(April 14, 2014) — University of Kentucky President Eli Capilouto, as the principal investigator, will lead a multi-million-dollar initiative with Kentucky and West Virginia universities to increase underrepresented undergraduates studying in the fields of science, technology, engineering and mathematics (STEM).
The five-year, $2.5 million National Science Foundation (NSF) grant establishes the Kentucky-West Virginia Louis Stokes Alliance for Minority Participation (KY-WV LSAMP) in the STEM disciplines. Coordinated by the UK Office for Institutional Diversity and UK’s co-PI and engineering Associate Professor Johné Parker, the alliance of nine institutions of higher learning includes UK, University of Louisville, West Virginia University, Western Kentucky University, Centre College, Marshall University, Kentucky State University, West Virginia State
by Whitney Harder, Whitney Hale
(March 27, 2014) — The University of Kentucky Gaines Center for the Humanities has chosen 12 outstanding undergraduates as new scholars for the university's Gaines Fellowship Program for the 2014-15 and 2015-16 academic years. Gaines Fellowships are given in recognition of outstanding academic performance, demonstrated ability to conduct independent research, an interest in public issues and a desire to enhance understanding of the human condition through the humanities.
Gaines Fellowships are awarded for the tenure of a student's junior and senior years, or for the last two years of a five-year program; students in all disciplines and with any intended profession are given equal consideration.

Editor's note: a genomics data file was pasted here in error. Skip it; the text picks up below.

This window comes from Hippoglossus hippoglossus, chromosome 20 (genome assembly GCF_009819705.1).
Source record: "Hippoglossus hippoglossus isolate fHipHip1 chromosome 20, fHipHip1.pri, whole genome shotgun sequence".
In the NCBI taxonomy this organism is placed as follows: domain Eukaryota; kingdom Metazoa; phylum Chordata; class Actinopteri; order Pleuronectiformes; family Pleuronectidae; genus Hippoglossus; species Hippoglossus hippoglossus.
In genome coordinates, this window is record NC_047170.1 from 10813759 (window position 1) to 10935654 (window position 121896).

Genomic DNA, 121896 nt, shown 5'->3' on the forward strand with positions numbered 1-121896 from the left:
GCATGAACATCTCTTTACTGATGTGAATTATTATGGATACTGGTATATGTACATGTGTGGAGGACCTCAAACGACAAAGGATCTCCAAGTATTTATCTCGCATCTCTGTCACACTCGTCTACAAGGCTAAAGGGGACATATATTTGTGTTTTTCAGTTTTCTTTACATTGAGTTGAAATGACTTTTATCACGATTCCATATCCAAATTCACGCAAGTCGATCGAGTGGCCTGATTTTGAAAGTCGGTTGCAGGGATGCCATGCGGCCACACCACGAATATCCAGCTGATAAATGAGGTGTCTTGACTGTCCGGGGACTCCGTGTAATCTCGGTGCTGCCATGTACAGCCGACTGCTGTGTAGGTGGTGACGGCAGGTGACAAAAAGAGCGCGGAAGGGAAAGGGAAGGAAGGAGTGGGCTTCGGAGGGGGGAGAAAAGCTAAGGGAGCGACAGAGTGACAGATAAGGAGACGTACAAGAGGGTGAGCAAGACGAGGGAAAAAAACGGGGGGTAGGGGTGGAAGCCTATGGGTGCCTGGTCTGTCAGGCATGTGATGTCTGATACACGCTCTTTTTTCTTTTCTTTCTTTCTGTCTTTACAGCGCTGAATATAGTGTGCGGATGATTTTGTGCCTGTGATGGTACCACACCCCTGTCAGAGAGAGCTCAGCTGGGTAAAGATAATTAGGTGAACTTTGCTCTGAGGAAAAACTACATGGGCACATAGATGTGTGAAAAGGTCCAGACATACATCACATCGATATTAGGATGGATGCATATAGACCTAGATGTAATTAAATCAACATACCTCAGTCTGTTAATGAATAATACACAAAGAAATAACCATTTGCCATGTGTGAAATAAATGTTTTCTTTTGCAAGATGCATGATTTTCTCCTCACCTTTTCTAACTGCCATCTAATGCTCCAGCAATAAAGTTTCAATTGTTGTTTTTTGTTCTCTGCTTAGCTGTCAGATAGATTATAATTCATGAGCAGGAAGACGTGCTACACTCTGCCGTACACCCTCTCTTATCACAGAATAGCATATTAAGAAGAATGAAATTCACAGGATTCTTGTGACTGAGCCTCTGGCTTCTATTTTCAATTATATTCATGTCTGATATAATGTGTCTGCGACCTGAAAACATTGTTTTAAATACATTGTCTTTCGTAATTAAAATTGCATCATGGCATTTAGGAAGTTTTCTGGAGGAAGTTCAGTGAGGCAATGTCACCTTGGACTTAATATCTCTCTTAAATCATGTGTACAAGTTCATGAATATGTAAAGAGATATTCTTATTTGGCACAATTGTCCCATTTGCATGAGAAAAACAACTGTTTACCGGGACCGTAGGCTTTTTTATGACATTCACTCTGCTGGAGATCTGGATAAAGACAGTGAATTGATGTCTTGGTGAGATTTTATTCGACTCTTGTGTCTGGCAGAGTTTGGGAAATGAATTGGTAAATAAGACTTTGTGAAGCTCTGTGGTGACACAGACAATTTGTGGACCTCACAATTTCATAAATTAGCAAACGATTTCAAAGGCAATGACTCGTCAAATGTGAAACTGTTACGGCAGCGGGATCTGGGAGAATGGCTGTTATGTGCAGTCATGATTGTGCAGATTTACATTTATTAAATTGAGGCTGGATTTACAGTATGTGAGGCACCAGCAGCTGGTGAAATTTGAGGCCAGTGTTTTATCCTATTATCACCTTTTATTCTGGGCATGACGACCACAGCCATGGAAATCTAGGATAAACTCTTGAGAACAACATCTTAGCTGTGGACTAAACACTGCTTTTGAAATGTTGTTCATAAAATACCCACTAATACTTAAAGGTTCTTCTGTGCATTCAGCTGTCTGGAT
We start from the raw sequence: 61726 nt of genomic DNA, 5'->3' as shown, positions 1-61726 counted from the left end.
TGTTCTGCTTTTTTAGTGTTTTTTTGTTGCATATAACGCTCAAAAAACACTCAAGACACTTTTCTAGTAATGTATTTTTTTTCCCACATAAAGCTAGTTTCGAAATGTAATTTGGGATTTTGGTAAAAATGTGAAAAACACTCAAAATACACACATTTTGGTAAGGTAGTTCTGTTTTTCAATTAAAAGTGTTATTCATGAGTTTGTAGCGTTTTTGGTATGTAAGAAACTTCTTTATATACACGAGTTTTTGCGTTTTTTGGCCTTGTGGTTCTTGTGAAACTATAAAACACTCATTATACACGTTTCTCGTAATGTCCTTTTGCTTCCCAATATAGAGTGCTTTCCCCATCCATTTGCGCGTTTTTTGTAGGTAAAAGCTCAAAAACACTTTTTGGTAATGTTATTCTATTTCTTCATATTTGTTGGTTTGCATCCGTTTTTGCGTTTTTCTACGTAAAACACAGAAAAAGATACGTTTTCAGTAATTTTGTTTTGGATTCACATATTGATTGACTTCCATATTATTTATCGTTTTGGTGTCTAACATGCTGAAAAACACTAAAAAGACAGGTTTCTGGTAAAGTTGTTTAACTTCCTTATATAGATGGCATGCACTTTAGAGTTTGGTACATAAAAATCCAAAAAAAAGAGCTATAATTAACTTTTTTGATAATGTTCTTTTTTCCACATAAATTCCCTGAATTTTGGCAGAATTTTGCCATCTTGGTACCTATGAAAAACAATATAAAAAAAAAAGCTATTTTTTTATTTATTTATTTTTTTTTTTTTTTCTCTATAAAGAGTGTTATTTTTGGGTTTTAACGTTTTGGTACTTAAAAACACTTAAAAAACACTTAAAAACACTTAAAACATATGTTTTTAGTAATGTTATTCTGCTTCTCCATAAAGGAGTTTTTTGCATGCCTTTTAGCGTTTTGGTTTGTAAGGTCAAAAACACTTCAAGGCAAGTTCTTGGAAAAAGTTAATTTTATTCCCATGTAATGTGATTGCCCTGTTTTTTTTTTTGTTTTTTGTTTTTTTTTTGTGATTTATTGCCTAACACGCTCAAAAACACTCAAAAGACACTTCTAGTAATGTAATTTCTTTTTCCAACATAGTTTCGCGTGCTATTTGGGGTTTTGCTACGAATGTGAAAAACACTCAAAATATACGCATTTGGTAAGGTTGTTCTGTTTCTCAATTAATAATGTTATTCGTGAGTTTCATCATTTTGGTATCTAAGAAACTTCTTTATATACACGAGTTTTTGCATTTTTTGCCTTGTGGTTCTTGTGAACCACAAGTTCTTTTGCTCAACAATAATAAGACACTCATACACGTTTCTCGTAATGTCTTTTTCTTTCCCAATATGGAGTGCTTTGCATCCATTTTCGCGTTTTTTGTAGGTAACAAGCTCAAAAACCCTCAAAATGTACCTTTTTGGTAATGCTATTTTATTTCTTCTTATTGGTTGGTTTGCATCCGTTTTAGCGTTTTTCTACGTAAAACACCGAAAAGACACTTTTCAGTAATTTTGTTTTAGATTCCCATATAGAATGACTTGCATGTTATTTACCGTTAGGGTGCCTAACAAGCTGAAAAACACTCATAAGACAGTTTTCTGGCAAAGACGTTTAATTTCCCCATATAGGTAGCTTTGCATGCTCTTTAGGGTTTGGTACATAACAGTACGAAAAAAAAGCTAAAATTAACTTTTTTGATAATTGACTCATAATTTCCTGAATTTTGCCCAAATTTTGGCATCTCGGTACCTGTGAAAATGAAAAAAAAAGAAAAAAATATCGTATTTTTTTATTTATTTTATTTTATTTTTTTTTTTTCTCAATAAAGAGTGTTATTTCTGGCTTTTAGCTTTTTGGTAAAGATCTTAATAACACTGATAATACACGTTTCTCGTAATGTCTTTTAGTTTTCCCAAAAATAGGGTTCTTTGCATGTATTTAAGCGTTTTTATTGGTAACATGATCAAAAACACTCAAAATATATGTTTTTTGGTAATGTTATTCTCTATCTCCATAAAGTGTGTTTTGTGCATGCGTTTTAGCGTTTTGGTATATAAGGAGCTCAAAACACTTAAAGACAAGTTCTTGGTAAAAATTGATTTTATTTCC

Originally posted on President Eli Capilouto's blog
It is with immeasurable sadness that we mourn the shared loss of a transformative figure in the life of the University of Kentucky. On February 18, 2014, Dr. Wimberly Royster, a professor emeritus of mathematics and former administrator at the University, passed away.
For those who knew him – and there were many – they know this Henderson County native believed that Kentucky could compete at any level; it just took vision and persistence to see it through.
That level of resolve was ever present in Dr. Royster’s work. During his tenure at UK, he was dean for both the Graduate School and the College of Arts & Sciences, as well the first vice president for Research and Graduate Studies and a special assistant to the president of the University.
Professor Royster helped propel UK to a new level of
by Whitney Hale
Feb. 10, 2014 — Celebrated chemist, novelist and playwright Carl Djerassi comes to the Bluegrass this week. Known for his work in organic chemistry and as a father of insect and human birth control, Djerassi will take part in several events being held Feb. 13-15, at the University of Kentucky.